Abstract: This is the main communication activity for third grade junior high school students, in their first lesson of the English Communication Abilities Development Program (ECAD). It gives teachers a chance to determine students’ abilities and to set the tone for the semester and the year. The chaos activity is a fun way for students to adjust to the kinds of activities they will be expected to do throughout the year. Students will have to perform different types of tasks, some of which they will need assistance understanding. By cooperating with each other, seeking help from the teacher(s), and completing the activity students will need to use all of the communicative skills available to them.
Bio: Ivan Botev is currently a full-time instructor in the Saitama City’s English Communication Abilities Development (ECAD) Program in municipal elementary and junior high schools as well as an assistant teacher in the compulsory English classes in junior high school. He has been teaching ESL/EFL for the past five years. His current interests include immersion and multilingualism.
Abstract: SIGN UP! In my presentation I will demonstrate how I use sign language in my school through songs. We will also learn how to sign the alphabet, which I think can be an effective spelling and a memory aid. As there is not one universal sign language this has led me to slight dilemma. Should I use Japanese (JSL), American (ASL) or, because I am from England, British (BSL) sign language? If there is enough time, I would like to discuss what the merits and/or demerits of using sign language in an EFL classroom might be.
Bio: Graham has his own school in the Saitama area. He teaches all ages of students from the very young to the not so young! In 2007 he started to work as an ALT at a school for handicapped children in Tokyo. Some of the student at that school have hearing difficulties and are unable to communicate in Japanese, let alone in English. It was because of this that he became interested in using sign language in his English lesson as a communication tool.
Using Adjectives as a Communication Strategy.
Abstract: This presentation is about two lessons that were created to prepare students for learning the new skills they would need in junior high school English classes. There were three aims for these lessons. 1) For students to use multiple adjectives, in a sentence, in the correct order. 2) For students to learn and use the word ‘not’ as a communication strategy. 3) To introduce Romanji as a part of the lesson.
John is currently a third year Irish ALT on the JET program. He is employed by the Saitama City Board of Education and works at Urawa Municipal High School and Kita Urawa Elementary School.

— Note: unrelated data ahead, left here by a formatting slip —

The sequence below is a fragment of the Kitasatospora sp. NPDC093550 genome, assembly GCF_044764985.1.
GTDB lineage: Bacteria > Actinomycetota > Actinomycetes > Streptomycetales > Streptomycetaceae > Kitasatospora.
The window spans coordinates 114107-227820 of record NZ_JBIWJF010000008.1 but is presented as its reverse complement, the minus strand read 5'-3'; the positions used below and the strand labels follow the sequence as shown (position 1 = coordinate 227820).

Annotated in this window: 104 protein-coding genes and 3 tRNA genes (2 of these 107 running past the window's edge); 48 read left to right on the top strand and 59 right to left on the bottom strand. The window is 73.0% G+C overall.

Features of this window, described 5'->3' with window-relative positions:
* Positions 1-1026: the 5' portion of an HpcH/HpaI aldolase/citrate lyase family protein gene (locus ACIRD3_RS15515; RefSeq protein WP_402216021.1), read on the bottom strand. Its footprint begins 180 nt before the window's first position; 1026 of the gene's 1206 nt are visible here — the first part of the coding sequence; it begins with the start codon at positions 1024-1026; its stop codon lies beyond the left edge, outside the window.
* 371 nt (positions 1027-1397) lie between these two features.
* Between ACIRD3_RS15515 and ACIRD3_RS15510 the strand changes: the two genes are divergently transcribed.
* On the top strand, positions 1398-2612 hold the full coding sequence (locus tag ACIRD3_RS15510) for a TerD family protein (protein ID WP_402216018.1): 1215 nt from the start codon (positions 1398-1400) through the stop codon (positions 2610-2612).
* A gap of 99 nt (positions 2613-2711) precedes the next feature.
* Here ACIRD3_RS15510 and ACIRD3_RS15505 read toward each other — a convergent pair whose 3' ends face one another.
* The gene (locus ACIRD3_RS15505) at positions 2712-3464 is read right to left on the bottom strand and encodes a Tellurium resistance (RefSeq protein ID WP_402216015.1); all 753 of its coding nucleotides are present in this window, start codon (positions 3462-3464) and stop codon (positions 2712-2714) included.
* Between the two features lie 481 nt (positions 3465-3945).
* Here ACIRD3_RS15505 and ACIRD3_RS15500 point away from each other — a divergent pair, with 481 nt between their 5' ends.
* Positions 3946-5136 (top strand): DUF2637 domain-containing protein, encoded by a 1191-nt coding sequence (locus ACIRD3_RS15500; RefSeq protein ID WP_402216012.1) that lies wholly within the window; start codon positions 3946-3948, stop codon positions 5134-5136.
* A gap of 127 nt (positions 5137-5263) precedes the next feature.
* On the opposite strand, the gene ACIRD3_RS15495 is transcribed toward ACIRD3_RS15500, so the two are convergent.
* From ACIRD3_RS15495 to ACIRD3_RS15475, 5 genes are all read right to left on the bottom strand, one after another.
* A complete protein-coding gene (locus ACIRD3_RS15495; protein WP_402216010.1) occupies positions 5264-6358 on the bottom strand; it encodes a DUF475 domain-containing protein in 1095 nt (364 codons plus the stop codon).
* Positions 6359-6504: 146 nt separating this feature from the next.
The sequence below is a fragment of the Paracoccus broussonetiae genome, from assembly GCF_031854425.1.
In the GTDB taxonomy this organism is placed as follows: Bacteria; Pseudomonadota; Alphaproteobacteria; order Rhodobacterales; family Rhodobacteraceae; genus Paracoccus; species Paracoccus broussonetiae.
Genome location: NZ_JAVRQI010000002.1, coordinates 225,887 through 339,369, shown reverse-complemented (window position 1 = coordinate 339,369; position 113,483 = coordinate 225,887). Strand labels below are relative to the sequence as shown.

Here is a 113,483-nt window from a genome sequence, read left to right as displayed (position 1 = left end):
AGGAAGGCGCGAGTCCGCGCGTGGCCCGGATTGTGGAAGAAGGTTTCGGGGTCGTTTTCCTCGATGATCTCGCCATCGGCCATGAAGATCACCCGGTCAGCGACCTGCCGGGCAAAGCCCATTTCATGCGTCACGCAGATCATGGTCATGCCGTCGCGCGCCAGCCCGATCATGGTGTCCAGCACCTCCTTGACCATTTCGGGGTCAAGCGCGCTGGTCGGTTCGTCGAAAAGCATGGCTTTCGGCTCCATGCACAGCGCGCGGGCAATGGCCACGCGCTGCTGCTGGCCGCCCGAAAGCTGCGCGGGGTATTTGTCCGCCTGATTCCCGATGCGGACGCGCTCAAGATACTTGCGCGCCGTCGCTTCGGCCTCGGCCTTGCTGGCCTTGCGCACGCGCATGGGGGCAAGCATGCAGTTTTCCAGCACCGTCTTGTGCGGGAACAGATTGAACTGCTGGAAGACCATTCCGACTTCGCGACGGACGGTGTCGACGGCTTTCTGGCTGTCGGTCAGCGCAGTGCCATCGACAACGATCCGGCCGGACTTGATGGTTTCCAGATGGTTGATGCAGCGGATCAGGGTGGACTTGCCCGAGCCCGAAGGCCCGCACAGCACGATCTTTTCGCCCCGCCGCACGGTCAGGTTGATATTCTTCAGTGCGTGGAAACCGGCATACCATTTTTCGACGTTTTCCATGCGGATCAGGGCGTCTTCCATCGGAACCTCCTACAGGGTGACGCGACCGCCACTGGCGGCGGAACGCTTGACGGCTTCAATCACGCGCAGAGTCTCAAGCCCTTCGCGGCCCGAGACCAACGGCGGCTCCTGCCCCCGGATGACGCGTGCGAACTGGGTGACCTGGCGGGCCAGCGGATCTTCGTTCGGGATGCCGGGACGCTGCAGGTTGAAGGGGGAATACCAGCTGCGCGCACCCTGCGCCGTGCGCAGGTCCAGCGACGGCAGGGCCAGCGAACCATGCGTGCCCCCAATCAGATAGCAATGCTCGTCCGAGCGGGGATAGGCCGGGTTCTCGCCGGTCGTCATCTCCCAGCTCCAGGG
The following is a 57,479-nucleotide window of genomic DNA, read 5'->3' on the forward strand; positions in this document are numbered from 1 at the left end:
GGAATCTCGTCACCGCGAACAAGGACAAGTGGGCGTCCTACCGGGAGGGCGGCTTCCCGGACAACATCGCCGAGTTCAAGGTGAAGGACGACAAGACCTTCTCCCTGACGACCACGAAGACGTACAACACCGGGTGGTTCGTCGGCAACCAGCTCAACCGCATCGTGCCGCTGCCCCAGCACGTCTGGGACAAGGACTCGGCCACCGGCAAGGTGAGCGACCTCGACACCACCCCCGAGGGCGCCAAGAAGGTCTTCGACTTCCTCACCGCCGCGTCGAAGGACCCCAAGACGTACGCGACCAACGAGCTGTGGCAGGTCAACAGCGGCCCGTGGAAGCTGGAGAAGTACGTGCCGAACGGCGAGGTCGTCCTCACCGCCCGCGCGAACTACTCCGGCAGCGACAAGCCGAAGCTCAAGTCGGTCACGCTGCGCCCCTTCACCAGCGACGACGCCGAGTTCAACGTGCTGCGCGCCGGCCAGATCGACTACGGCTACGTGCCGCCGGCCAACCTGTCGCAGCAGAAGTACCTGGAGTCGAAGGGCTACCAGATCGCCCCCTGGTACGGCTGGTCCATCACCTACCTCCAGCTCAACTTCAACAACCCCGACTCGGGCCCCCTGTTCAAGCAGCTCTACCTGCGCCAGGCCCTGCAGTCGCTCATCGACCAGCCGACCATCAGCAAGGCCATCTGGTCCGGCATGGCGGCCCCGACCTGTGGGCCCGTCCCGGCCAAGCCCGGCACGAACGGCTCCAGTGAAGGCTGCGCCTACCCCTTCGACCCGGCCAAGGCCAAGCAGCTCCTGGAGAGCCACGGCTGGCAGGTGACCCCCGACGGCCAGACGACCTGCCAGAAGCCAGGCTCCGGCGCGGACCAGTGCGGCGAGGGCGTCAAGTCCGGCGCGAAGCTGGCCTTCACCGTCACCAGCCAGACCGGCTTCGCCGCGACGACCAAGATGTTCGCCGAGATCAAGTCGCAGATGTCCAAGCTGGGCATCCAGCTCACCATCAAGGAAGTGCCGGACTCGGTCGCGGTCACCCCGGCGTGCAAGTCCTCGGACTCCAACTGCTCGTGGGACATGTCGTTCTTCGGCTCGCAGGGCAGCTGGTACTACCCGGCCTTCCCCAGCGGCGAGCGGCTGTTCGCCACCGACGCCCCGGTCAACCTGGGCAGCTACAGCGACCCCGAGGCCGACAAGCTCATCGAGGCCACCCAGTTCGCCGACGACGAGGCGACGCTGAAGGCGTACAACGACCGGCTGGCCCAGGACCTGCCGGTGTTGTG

Simple Sentences for Young Learners
Abstract: In this workshop, the presenter will show you how to teach vocabulary and simple sentences in a communicative way to young learners. This method can be used in adult classes too, especially for low-level beginners. The presenter will show you a couple of games using easy sentences that can help students learn in a fun way.
Bio: Sanae is an author, as well as the owner of the English conversation school "English Time”. She currently has two English Time locations in Saitama. She started to learn English when she was 32, which is considered quite late to start learning a language in Japan. Sanae was a self-taught student and never attended any English conversation schools or studied abroad in her pursuit of learning English.
Do Your Mistakes Stand Out?
Abstract: Students often do not recognize they have spoken English in a way not usually used in general conversation. They are also often very afraid of making a mistake and feel uncomfortable when they realize they have made one. The opposite also exist with students who are not afraid of making a mistake but don't improve because the number of mistakes does not decrease. Let us review how teachers can assist them in realizing that making a mistake is natural and will always happen but with care they may be reduced to a level that allows for general communication with others.
Bio: Shaun studied 10 hours of Japanese before arriving and starting work in a 99% Japanese environment on his second day in Japan. His only chance of understanding was to realize the patterns that existed then learn, when, where and why they changed. Later he started teaching and this continues to influence the way he teaches even 20 years later. The majority of his present students are beginners.
Using Music in the Classroom
Abstract: Calvin is planning to talk about one of the well-known techniques he uses quite successfully in elementary schools. He will talk a little about the usefulness of songs and chants when teaching students, then demonstrate how he actually introduces a song to a class for the first time. Even if music is not one of your stronger skills, Calvin believes you will definitely want to incorporate this technique after the presentation. Some song and chant books will be suggested may beneficial to use when planning for your own classes.
Bio: Calvin Ogata has been teaching in Japan since 1998. Currently he is with the Saitama City Board of Education, as a Head ALT Instructor, splitting up time between classes and working at the BOE. Calvin graduated from UCLA with a Bachelor of Science degree in Psychobiology, but went on to get a Masters Degree in Education specializing in Curriculum and Instruction. Most recently, he helped to complete the revisal of the ECAD curriculum being used by Saitama City, but in the past has written a number of curriculum books used by Niiza City’s BOE. On an interesting note, his high school senpai from Hawaii is President Obama.